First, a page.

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Papers of the Week

Papers: 13 Jul 2019 - 19 Jul 2019

Animal Studies

2019 Sep 01



Trigeminal Pain Responses in Obese ob/ob Mice Are Modality-Specific.


Rossi HL, Raj NR, Marquez de Prado B, Kuburas A, Luu AKS, Barr GA, Recober A
Neuroscience. 2019 Sep 01; 415:121-134.
PMID: 31295530.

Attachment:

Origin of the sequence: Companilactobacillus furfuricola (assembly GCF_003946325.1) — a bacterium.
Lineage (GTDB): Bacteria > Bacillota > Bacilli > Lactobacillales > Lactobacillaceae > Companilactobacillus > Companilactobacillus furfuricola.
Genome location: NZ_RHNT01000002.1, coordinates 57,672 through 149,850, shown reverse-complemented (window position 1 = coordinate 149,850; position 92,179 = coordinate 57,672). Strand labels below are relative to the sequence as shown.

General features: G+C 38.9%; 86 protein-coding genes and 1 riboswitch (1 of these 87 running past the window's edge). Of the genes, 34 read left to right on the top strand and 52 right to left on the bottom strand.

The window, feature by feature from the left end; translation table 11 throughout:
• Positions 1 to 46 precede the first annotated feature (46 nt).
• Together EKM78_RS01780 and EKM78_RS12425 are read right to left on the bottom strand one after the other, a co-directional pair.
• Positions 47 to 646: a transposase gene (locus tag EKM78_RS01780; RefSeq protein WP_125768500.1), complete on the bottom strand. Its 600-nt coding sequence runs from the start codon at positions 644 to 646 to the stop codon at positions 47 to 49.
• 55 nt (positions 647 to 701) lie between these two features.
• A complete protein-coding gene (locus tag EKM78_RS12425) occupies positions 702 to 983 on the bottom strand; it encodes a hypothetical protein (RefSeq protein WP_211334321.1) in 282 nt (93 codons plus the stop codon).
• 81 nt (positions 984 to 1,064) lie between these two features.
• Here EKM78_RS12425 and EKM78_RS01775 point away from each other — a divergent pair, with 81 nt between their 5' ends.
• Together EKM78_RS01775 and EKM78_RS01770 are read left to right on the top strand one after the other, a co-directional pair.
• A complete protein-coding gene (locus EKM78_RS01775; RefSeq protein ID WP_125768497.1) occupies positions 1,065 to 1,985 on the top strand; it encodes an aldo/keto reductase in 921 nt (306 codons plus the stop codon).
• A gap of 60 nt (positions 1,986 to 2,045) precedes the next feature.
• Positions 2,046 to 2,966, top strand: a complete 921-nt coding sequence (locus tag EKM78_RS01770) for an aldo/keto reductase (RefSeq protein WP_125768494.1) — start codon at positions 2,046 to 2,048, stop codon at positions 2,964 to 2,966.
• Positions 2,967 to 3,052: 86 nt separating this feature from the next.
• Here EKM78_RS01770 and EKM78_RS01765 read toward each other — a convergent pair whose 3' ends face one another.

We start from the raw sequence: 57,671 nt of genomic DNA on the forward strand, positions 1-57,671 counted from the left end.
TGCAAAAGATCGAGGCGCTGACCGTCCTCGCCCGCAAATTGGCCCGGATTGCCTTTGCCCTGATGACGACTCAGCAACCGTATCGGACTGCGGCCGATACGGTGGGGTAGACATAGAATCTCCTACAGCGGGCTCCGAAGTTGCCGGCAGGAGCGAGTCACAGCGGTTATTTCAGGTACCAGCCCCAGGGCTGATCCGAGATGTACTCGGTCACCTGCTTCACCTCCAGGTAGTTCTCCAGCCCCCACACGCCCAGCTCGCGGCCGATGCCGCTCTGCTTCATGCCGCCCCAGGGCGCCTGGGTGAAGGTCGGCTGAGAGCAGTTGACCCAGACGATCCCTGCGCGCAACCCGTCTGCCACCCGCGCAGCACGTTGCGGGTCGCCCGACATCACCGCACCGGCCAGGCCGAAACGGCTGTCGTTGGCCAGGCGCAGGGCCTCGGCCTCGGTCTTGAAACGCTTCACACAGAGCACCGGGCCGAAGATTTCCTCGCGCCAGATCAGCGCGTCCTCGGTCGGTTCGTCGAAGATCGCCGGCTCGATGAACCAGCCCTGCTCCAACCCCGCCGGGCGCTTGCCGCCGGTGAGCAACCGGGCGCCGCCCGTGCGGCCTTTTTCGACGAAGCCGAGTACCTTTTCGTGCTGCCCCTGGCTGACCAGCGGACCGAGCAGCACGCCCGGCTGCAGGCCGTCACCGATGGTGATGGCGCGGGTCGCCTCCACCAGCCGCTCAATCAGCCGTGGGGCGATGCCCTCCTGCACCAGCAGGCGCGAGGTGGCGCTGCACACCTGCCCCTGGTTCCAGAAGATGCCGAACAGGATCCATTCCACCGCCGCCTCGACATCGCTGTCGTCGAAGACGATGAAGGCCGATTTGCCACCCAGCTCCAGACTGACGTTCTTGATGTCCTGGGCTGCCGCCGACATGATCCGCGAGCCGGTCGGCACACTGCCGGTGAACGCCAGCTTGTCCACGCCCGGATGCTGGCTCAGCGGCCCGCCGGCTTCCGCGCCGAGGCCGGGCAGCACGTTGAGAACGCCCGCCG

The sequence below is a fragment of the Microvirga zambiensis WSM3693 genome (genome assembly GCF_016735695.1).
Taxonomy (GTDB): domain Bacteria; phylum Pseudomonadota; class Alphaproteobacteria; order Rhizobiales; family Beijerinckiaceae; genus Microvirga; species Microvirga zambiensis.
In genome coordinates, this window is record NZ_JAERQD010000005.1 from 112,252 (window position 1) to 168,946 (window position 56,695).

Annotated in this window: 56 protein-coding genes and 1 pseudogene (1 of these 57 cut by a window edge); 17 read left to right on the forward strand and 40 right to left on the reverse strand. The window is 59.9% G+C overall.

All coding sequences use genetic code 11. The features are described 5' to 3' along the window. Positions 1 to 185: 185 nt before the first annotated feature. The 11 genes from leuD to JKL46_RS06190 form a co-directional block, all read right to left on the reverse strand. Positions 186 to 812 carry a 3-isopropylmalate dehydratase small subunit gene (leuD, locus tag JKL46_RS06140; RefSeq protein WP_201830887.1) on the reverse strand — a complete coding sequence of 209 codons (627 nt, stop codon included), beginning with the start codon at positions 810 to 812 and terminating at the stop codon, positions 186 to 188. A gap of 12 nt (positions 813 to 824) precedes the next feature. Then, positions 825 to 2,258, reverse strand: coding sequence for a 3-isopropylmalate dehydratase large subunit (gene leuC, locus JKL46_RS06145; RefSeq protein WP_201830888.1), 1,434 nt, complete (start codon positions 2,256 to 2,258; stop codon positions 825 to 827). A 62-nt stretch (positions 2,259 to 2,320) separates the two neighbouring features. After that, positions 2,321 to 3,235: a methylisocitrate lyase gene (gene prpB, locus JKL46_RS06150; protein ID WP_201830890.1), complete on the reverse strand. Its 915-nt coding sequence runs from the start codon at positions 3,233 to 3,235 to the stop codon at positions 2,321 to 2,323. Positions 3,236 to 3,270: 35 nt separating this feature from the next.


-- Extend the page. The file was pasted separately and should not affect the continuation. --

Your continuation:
How obesity exacerbates migraine and other pain disorders remains unknown. Trigeminal nociceptive processing, crucial in migraine pathophysiology, is abnormal in mice with diet induced obesity. However, it is not known if this is also true in genetic models of obesity. We hypothesized that obese mice, regardless of the model, have trigeminal hyperalgesia. To test this, we first evaluated trigeminal thermal nociception in leptin deficient (ob/ob) and control mice using an operant thermal assay. Unexpectedly, we found significant hypoalgesia in ob/ob mice. Because thermal hypoalgesia also occurs in mice lacking the transient receptor potential vanilloid 1 channel (TRPV1), we tested capsaicin-evoked trigeminal nociception. Ob/ob and control mice had similar capsaicin-evoked nocifensive behaviors, but ob/ob mice were significantly less active after a facial injection of capsaicin than were diet-induced obese mice or lean controls. Conditioned place aversion in response to trigeminal stimulation with capsaicin was similar in both genotypes, indicating normal negative affect and pain avoidance. Supporting this, we found no difference in TRPV1 expression in the trigeminal ganglia of ob/ob and control mice. Finally, we assessed the possible contribution of hyperphagia, a hallmark of leptin deficiency, to the behavior observed in the operant assay. Ob/ob and lean control mice had similar reduction of intake when quinine or capsaicin was added to the sweetened milk, excluding a significant contribution of hyperphagia. In summary, ob/ob mice, unlike mice with diet-induced obesity, have trigeminal thermal hypoalgesia but normal responses to capsaicin, suggesting specificity in the mechanisms by which leptin acts in pain processing.